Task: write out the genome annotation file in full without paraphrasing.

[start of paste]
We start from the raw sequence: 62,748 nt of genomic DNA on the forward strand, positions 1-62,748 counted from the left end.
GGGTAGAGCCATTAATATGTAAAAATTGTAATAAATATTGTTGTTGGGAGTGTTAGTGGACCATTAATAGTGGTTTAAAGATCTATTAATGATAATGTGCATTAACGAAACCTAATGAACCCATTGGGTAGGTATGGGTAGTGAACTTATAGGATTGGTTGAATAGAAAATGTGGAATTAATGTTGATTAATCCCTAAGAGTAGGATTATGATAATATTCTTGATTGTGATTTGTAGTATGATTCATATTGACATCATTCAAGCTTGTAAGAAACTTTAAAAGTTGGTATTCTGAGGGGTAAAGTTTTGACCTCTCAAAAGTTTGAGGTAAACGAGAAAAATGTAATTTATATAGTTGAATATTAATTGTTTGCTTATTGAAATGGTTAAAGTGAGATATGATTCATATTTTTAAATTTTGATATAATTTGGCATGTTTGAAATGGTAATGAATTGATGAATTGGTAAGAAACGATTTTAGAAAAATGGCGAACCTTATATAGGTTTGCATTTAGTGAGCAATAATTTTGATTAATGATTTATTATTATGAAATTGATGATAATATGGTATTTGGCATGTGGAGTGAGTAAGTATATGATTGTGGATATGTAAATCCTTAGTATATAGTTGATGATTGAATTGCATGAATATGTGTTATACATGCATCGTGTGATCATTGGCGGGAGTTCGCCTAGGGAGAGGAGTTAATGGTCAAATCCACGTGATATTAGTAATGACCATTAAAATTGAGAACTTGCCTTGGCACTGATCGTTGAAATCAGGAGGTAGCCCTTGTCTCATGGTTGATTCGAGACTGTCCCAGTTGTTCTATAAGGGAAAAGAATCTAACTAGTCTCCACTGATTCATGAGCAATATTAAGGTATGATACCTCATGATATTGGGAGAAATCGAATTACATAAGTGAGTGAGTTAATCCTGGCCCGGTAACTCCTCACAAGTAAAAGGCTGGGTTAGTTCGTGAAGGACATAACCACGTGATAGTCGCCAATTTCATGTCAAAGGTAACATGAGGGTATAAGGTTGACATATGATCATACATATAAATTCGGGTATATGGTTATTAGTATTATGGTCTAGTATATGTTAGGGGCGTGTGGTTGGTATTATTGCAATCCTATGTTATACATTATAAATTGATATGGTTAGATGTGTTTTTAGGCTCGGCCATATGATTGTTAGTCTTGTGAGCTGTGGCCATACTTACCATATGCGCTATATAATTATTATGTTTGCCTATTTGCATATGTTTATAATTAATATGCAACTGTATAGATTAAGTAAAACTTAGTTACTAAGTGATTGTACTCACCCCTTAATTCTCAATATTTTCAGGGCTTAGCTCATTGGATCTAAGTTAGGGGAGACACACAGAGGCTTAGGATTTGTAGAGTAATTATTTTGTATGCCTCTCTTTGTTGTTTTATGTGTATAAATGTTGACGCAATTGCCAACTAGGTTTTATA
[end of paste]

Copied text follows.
We start from the raw sequence: 62,748 nt of genomic DNA on the forward strand, positions 1-62,748 counted from the left end.
GGGTAGAGCCATTAATATGTAAAAATTGTAATAAATATTGTTGTTGGGAGTGTTAGTGGACCATTAATAGTGGTTTAAAGATCTATTAATGATAATGTGCATTAACGAAACCTAATGAACCCATTGGGTAGGTATGGGTAGTGAACTTATAGGATTGGTTGAATAGAAAATGTGGAATTAATGTTGATTAATCCCTAAGAGTAGGATTATGATAATATTCTTGATTGTGATTTGTAGTATGATTCATATTGACATCATTCAAGCTTGTAAGAAACTTTAAAAGTTGGTATTCTGAGGGGTAAAGTTTTGACCTCTCAAAAGTTTGAGGTAAACGAGAAAAATGTAATTTATATAGTTGAATATTAATTGTTTGCTTATTGAAATGGTTAAAGTGAGATATGATTCATATTTTTAAATTTTGATATAATTTGGCATGTTTGAAATGGTAATGAATTGATGAATTGGTAAGAAACGATTTTAGAAAAATGGCGAACCTTATATAGGTTTGCATTTAGTGAGCAATAATTTTGATTAATGATTTATTATTATGAAATTGATGATAATATGGTATTTGGCATGTGGAGTGAGTAAGTATATGATTGTGGATATGTAAATCCTTAGTATATAGTTGATGATTGAATTGCATGAATATGTGTTATACATGCATCGTGTGATCATTGGCGGGAGTTCGCCTAGGGAGAGGAGTTAATGGTCAAATCCACGTGATATTAGTAATGACCATTAAAATTGAGAACTTGCCTTGGCACTGATCGTTGAAATCAGGAGGTAGCCCTTGTCTCATGGTTGATTCGAGACTGTCCCAGTTGTTCTATAAGGGAAAAGAATCTAACTAGTCTCCACTGATTCATGAGCAATATTAAGGTATGATACCTCATGATATTGGGAGAAATCGAATTACATAAGTGAGTGAGTTAATCCTGGCCCGGTAACTCCTCACAAGTAAAAGGCTGGGTTAGTTCGTGAAGGACATAACCACGTGATAGTCGCCAATTTCATGTCAAAGGTAACATGAGGGTATAAGGTTGACATATGATCATACATATAAATTCGGGTATATGGTTATTAGTATTATGGTCTAGTATATGTTAGGGGCGTGTGGTTGGTATTATTGCAATCCTATGTTATACATTATAAATTGATATGGTTAGATGTGTTTTTAGGCTCGGCCATATGATTGTTAGTCTTGTGAGCTGTGGCCATACTTACCATATGCGCTATATAATTATTATGTTTGCCTATTTGCATATGTTTATAATTAATATGCAACTGTATAGATTAAGTAAAACTTAGTTACTAAGTGATTGTACTCACCCCTTAATTCTCAATATTTTCAGGGCTTAGCTCATTGGATCTAAGTTAGGGGAGACACACAGAGGCTTAGGATTTGTAGAGTAATTATTTTGTATGCCTCTCTTTGTTGTTTTATGTGTATAAATGTTGACGCAATTGCCAACTAGGTTTTATA